This is the first Tim Powers novel I have read and can confidently say that may be I will read another one. I liked this one. I did not love it but I sure did like it a lot. The blend of fantasy fiction and historical fiction intrigued and that’s what prompted me to read this book. I am glad I did. It was a different sort of experience for me.
Hide me among the Graves is a very distant sequel to his book, The Stress of her Regard (you don’t have to read this one first). The book is about pre-Raphaelite painter Gabriel Dante Rossetti and poetess Christina Rossetti as they fight the Nephilic vampires banished by the Romantic poets Byron and Shelley. Interesting, isn’t it? There is more to it than this. Someone re-woke the Nephilim and Christina invited one of the vampires to her house, in the form of her uncle John Polidori, and now everyone is in danger – of not dying but of turning to a vampire. The Rossetti family is accompanied by an ex-prostitute, Adelaide, her lover and a missing daughter.
This is the plot and thus begins the Victorian journey of Goth and Darkness. Hide me among the Graves is a very fast read. One doesn’t have to think so much while reading it and once a while you need a book like this, amongst the literary reads. The characters are unlikely and you will not know what hit you as you read along. Imagine Christina Rossetti fighting a vampire – I love this kind of flights of fancy in books, the unexpected always lurking to take you by surprise.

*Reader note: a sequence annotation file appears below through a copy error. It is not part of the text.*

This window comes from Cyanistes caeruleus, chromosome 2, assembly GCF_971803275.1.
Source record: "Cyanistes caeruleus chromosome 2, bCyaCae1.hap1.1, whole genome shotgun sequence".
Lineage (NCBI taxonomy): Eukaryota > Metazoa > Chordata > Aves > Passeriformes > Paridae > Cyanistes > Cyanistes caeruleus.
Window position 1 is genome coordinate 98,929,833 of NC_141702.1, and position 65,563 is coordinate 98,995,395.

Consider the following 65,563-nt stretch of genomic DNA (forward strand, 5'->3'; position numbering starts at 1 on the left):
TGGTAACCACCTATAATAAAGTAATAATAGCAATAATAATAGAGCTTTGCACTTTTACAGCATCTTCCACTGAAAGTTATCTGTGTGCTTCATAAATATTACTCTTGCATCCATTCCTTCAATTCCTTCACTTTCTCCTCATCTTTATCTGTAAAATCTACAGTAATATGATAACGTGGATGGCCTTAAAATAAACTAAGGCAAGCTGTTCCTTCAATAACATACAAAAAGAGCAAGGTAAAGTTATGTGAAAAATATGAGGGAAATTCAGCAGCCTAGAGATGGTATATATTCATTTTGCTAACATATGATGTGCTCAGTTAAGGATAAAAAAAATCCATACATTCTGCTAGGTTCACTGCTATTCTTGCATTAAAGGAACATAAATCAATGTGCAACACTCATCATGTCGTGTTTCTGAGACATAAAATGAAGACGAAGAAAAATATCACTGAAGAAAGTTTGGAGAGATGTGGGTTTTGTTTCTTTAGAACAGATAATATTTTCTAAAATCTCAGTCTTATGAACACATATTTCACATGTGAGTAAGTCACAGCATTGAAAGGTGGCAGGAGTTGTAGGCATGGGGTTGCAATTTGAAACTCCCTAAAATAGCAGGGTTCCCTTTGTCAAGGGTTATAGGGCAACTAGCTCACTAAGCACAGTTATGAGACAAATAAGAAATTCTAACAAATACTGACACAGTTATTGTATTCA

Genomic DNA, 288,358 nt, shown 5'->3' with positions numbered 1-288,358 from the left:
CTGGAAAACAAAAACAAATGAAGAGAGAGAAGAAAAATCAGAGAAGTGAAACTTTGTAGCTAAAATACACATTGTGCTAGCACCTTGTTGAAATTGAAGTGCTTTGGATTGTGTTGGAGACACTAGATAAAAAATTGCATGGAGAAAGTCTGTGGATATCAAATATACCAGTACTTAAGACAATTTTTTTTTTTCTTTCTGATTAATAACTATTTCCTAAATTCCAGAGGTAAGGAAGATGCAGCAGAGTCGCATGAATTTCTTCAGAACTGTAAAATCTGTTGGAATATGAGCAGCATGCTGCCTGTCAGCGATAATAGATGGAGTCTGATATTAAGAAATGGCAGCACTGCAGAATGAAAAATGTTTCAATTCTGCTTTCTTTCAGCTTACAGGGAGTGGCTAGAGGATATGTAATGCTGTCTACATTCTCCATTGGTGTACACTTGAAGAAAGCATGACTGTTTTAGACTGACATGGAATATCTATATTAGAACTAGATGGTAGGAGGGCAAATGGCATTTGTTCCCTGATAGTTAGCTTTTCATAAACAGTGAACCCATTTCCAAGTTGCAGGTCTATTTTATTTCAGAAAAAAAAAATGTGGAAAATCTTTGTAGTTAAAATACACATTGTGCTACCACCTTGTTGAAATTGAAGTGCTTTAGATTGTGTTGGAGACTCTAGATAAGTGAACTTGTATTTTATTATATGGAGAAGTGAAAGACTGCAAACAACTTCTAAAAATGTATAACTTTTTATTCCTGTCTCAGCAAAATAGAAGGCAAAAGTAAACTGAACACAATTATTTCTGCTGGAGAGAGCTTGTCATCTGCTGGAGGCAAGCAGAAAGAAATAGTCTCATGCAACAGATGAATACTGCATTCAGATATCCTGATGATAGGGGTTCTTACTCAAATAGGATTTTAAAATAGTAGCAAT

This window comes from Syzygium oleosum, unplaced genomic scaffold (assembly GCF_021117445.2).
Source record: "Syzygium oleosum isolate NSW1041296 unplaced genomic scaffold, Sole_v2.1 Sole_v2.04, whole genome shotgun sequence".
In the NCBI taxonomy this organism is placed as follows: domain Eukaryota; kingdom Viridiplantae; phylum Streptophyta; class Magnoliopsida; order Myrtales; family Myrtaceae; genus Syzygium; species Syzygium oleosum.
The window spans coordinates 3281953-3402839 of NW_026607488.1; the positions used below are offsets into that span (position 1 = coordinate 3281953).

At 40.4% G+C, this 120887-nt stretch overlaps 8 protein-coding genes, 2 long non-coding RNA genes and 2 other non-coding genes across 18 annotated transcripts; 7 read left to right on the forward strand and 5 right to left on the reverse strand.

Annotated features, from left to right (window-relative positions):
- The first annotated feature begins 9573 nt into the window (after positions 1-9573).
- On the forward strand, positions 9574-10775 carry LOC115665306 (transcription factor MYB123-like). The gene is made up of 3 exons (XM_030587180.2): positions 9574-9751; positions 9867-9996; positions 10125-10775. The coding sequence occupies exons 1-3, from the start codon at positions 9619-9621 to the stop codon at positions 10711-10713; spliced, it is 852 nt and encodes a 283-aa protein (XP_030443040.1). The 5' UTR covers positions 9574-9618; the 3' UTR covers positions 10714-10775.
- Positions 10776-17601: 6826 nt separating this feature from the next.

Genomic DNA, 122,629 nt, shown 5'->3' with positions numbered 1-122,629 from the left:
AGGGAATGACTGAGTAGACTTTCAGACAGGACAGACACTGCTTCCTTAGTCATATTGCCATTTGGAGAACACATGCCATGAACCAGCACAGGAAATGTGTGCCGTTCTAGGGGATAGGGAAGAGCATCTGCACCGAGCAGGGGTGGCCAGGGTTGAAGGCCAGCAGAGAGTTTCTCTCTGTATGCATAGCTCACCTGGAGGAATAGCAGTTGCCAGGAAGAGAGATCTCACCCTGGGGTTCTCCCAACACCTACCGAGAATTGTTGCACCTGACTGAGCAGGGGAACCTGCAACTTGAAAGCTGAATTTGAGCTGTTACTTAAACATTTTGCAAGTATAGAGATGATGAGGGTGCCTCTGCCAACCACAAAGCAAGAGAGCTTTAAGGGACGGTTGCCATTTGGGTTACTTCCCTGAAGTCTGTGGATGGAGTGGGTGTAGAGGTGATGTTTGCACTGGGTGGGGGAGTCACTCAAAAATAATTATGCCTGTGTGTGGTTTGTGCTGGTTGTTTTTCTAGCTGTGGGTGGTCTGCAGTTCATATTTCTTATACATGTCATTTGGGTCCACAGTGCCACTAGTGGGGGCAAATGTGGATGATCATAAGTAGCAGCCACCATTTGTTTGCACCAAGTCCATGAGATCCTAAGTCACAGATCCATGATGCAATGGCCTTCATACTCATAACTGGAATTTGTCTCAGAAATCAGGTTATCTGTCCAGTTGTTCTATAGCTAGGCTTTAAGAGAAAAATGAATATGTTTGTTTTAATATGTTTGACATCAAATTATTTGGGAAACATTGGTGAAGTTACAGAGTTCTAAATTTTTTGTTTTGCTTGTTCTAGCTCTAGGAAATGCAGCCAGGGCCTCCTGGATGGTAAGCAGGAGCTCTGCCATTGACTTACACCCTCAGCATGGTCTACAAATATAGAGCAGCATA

Tim Powers’ writing is sharp and meant for readers who are into vampires but not of the pop kind. The book has famed poets and artists peeping from the pages and the reader can sense Powers’ love for the Classical. The secondary characters are also well-rounded and not ignored in the book, which is another plus for me when I read a book.
The setting of the book is brilliant – Victorian London – dark and cold, perfect for a book of this nature. Hide me among the Graves is a delightful read – it has the “secret fantasy” element that unravels itself as you go along and at the same time it mingles with the classical without getting too pedantic (though sometimes predictable). I enjoyed the book.